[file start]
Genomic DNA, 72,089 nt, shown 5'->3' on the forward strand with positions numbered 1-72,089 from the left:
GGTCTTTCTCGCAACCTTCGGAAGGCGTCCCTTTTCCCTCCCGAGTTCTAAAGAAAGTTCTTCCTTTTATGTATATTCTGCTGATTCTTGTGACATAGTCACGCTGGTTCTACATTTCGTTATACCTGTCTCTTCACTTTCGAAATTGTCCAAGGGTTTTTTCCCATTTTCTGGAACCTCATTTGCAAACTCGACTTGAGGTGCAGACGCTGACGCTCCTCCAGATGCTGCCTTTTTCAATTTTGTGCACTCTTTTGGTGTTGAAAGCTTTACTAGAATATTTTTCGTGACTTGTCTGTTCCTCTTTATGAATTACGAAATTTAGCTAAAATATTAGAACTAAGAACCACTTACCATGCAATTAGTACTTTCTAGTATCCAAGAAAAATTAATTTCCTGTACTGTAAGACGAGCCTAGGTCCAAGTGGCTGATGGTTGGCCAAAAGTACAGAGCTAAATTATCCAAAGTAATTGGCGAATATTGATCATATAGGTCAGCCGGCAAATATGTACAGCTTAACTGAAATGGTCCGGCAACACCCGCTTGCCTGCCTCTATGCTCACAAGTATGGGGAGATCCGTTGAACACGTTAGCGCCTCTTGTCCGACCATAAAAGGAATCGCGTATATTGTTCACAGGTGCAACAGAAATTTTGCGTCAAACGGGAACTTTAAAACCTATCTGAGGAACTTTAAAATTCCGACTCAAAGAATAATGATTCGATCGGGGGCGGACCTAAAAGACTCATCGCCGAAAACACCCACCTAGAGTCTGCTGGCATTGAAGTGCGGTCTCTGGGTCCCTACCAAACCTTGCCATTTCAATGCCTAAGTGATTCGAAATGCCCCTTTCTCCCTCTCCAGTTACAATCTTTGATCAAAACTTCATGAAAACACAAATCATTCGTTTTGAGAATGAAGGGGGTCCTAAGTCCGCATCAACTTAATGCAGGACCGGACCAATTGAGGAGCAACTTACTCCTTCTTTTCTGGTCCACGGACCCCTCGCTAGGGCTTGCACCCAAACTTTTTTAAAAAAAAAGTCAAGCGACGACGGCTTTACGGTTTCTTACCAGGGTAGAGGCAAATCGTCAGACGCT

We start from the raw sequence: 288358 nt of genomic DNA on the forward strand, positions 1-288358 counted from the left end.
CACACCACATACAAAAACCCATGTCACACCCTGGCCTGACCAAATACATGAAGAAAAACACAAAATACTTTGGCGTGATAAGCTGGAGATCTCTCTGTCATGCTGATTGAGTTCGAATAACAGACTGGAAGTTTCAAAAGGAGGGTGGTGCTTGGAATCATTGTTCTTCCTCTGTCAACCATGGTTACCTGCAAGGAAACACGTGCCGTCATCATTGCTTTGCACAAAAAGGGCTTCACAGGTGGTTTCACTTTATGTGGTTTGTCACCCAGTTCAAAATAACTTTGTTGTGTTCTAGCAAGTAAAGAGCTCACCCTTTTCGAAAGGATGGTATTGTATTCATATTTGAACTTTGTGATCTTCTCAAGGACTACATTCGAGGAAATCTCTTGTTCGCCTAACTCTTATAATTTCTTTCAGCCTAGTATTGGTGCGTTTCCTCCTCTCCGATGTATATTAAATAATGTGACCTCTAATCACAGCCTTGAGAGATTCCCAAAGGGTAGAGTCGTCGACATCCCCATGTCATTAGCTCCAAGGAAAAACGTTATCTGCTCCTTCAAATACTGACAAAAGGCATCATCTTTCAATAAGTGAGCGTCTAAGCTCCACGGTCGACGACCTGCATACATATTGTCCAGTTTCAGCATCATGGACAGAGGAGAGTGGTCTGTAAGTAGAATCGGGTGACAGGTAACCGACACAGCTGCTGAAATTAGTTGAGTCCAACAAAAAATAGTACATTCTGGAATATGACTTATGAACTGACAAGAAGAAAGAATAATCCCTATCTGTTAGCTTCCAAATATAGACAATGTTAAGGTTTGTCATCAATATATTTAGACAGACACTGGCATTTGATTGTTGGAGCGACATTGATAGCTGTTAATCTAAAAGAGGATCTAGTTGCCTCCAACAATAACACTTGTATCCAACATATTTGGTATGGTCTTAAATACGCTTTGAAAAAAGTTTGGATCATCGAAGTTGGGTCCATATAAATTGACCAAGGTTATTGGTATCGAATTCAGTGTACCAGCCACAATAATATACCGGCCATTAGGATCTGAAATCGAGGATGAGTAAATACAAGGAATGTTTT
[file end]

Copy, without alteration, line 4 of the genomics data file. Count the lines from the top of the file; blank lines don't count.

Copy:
CACACCACATACAAAAACCCATGTCACACCCTGGCCTGACCAAATACATGAAGAAAAACACAAAATACTTTGGCGTGATAAGCTGGAGATCTCTCTGTCATGCTGATTGAGTTCGAATAACAGACTGGAAGTTTCAAAAGGAGGGTGGTGCTTGGAATCATTGTTCTTCCTCTGTCAACCATGGTTACCTGCAAGGAAACACGTGCCGTCATCATTGCTTTGCACAAAAAGGGCTTCACAGGTGGTTTCACTTTATGTGGTTTGTCACCCAGTTCAAAATAACTTTGTTGTGTTCTAGCAAGTAAAGAGCTCACCCTTTTCGAAAGGATGGTATTGTATTCATATTTGAACTTTGTGATCTTCTCAAGGACTACATTCGAGGAAATCTCTTGTTCGCCTAACTCTTATAATTTCTTTCAGCCTAGTATTGGTGCGTTTCCTCCTCTCCGATGTATATTAAATAATGTGACCTCTAATCACAGCCTTGAGAGATTCCCAAAGGGTAGAGTCGTCGACATCCCCATGTCATTAGCTCCAAGGAAAAACGTTATCTGCTCCTTCAAATACTGACAAAAGGCATCATCTTTCAATAAGTGAGCGTCTAAGCTCCACGGTCGACGACCTGCATACATATTGTCCAGTTTCAGCATCATGGACAGAGGAGAGTGGTCTGTAAGTAGAATCGGGTGACAGGTAACCGACACAGCTGCTGAAATTAGTTGAGTCCAACAAAAAATAGTACATTCTGGAATATGACTTATGAACTGACAAGAAGAAAGAATAATCCCTATCTGTTAGCTTCCAAATATAGACAATGTTAAGGTTTGTCATCAATATATTTAGACAGACACTGGCATTTGATTGTTGGAGCGACATTGATAGCTGTTAATCTAAAAGAGGATCTAGTTGCCTCCAACAATAACACTTGTATCCAACATATTTGGTATGGTCTTAAATACGCTTTGAAAAAAGTTTGGATCATCGAAGTTGGGTCCATATAAATTGACCAAGGTTATTGGTATCGAATTCAGTGTACCAGCCACAATAATATACCGGCCATTAGGATCTGAAATCGAGGATGAGTAAATACAAGGAATGTTTT